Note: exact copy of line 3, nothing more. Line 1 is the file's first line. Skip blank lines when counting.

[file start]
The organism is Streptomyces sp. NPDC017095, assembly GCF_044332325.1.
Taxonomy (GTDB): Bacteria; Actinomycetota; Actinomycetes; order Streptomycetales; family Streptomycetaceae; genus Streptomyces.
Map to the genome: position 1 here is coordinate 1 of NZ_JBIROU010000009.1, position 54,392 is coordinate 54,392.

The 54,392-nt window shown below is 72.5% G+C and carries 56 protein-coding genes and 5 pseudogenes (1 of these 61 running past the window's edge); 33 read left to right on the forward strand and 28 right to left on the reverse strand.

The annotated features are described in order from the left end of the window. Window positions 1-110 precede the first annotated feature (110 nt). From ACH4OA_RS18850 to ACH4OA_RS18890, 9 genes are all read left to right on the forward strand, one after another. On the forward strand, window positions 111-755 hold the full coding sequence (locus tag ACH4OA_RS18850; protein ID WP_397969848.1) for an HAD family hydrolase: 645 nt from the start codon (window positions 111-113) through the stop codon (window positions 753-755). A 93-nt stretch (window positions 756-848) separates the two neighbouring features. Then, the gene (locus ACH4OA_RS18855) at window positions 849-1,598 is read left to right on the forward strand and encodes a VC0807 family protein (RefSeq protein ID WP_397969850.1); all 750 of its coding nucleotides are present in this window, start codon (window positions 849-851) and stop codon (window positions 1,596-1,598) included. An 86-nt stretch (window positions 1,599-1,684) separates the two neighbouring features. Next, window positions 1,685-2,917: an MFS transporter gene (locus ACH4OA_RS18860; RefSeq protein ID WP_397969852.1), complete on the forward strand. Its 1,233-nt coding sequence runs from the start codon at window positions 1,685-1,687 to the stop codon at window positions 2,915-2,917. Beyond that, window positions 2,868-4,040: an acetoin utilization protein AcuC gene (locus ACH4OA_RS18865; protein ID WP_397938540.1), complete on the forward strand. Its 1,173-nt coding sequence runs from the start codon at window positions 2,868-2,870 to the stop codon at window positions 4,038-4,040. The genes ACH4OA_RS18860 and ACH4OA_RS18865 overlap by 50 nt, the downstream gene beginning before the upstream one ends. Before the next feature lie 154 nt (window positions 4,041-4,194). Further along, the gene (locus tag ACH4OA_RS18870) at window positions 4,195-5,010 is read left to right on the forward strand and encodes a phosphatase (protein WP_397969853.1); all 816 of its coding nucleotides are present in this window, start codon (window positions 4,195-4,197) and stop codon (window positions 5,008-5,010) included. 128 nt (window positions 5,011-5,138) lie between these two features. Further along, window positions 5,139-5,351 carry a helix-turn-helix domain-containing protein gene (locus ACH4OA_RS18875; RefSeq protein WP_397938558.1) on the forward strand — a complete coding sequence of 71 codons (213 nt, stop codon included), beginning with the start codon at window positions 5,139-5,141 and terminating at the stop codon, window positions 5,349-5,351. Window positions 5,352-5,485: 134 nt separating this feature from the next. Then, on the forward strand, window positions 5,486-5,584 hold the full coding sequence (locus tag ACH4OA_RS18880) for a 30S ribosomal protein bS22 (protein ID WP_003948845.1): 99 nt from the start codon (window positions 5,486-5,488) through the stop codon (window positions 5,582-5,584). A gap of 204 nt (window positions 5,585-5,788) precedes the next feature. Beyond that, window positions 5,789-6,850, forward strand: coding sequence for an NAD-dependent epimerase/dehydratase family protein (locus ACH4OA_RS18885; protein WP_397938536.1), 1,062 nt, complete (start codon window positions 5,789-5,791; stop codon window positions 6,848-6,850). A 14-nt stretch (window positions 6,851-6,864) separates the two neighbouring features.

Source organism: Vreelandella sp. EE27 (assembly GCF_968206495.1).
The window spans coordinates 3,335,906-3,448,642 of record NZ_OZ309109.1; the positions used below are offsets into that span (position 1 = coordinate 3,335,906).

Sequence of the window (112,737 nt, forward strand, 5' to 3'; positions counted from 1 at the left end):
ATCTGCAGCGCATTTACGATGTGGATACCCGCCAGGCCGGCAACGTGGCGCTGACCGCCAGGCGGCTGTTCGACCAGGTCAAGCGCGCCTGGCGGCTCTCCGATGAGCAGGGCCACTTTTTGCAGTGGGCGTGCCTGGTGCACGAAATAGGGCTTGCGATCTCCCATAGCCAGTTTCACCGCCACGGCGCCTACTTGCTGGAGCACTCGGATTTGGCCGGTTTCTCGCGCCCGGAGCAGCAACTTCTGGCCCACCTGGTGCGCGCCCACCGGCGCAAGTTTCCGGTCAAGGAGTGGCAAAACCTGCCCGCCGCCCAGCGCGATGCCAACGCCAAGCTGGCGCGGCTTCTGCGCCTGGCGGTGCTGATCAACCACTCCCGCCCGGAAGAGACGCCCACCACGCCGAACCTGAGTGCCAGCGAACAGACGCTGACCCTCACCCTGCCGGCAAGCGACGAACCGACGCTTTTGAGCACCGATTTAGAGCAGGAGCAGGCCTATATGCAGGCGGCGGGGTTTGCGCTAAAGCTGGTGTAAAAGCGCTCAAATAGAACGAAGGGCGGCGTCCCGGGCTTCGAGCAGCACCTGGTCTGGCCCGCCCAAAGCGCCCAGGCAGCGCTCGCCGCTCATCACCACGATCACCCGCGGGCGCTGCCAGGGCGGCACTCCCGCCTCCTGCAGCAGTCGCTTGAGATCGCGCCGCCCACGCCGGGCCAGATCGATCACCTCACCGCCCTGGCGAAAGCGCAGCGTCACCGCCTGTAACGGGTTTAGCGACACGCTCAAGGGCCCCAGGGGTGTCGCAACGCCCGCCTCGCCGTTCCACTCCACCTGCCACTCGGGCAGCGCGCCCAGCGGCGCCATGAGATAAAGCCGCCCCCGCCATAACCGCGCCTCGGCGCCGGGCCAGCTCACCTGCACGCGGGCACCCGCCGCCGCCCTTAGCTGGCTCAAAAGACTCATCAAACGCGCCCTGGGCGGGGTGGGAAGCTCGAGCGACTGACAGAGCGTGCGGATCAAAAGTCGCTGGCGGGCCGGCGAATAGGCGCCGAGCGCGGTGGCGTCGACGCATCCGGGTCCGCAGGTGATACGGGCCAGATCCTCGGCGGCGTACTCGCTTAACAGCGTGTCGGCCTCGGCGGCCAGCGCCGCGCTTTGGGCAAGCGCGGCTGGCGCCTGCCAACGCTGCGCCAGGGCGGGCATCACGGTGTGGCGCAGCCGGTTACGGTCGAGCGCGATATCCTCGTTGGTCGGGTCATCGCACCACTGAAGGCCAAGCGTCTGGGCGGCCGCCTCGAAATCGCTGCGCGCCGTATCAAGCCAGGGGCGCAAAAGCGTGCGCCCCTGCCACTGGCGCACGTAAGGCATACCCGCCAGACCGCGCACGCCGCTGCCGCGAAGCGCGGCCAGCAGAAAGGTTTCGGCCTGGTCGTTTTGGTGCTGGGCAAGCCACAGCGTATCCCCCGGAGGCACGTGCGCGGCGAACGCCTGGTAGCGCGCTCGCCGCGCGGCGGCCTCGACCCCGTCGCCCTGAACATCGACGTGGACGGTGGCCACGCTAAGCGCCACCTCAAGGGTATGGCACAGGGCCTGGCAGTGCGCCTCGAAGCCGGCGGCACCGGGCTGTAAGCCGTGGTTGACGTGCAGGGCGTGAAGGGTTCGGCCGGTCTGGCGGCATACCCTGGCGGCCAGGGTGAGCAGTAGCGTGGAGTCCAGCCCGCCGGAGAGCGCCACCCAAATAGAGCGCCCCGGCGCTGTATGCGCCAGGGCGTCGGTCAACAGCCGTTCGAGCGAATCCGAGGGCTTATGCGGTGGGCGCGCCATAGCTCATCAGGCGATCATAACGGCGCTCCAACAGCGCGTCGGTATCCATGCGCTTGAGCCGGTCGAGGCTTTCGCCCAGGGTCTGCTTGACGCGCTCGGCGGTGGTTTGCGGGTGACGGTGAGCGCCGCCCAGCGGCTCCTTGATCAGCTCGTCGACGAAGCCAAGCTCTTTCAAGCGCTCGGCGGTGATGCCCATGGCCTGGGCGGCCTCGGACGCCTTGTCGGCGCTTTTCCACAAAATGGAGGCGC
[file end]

Map to the genome: position 1 here is coordinate 1 of NZ_JBIROU010000009.1, position 54,392 is coordinate 54,392.